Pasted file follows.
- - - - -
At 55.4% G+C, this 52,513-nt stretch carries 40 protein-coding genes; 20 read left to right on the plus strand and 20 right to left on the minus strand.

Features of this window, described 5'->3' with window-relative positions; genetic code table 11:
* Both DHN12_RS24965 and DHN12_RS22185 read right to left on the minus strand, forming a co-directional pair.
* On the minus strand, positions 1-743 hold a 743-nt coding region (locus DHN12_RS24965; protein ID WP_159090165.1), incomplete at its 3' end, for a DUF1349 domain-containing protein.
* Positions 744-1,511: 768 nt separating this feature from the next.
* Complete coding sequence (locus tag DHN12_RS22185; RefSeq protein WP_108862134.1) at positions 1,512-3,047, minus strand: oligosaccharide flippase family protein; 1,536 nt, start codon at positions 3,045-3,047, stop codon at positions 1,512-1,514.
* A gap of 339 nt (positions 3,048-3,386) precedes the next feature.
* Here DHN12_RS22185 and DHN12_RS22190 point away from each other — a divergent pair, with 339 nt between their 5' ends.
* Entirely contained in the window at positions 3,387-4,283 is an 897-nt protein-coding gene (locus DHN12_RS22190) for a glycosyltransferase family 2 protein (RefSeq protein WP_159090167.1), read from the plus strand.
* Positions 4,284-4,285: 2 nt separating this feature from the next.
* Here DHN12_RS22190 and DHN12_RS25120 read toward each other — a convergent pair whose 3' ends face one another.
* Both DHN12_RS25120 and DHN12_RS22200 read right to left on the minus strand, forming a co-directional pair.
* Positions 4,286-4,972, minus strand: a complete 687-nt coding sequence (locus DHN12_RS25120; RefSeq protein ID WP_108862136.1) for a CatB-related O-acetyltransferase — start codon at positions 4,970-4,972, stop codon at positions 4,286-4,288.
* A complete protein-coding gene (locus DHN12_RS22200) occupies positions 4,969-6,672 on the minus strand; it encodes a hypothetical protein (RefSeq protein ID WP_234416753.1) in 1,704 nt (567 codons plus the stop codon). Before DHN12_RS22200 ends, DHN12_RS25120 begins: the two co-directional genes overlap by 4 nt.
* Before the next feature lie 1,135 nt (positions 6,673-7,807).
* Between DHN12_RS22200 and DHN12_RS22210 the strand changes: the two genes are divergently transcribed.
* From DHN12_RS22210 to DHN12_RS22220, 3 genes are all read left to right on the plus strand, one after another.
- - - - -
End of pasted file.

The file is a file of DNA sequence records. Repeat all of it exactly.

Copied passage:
At 55.4% G+C, this 52,513-nt stretch carries 40 protein-coding genes; 20 read left to right on the plus strand and 20 right to left on the minus strand.

Features of this window, described 5'->3' with window-relative positions; genetic code table 11:
* Both DHN12_RS24965 and DHN12_RS22185 read right to left on the minus strand, forming a co-directional pair.
* On the minus strand, positions 1-743 hold a 743-nt coding region (locus DHN12_RS24965; protein ID WP_159090165.1), incomplete at its 3' end, for a DUF1349 domain-containing protein.
* Positions 744-1,511: 768 nt separating this feature from the next.
* Complete coding sequence (locus tag DHN12_RS22185; RefSeq protein WP_108862134.1) at positions 1,512-3,047, minus strand: oligosaccharide flippase family protein; 1,536 nt, start codon at positions 3,045-3,047, stop codon at positions 1,512-1,514.
* A gap of 339 nt (positions 3,048-3,386) precedes the next feature.
* Here DHN12_RS22185 and DHN12_RS22190 point away from each other — a divergent pair, with 339 nt between their 5' ends.
* Entirely contained in the window at positions 3,387-4,283 is an 897-nt protein-coding gene (locus DHN12_RS22190) for a glycosyltransferase family 2 protein (RefSeq protein WP_159090167.1), read from the plus strand.
* Positions 4,284-4,285: 2 nt separating this feature from the next.
* Here DHN12_RS22190 and DHN12_RS25120 read toward each other — a convergent pair whose 3' ends face one another.
* Both DHN12_RS25120 and DHN12_RS22200 read right to left on the minus strand, forming a co-directional pair.
* Positions 4,286-4,972, minus strand: a complete 687-nt coding sequence (locus DHN12_RS25120; RefSeq protein ID WP_108862136.1) for a CatB-related O-acetyltransferase — start codon at positions 4,970-4,972, stop codon at positions 4,286-4,288.
* A complete protein-coding gene (locus DHN12_RS22200) occupies positions 4,969-6,672 on the minus strand; it encodes a hypothetical protein (RefSeq protein ID WP_234416753.1) in 1,704 nt (567 codons plus the stop codon). Before DHN12_RS22200 ends, DHN12_RS25120 begins: the two co-directional genes overlap by 4 nt.
* Before the next feature lie 1,135 nt (positions 6,673-7,807).
* Between DHN12_RS22200 and DHN12_RS22210 the strand changes: the two genes are divergently transcribed.
* From DHN12_RS22210 to DHN12_RS22220, 3 genes are all read left to right on the plus strand, one after another.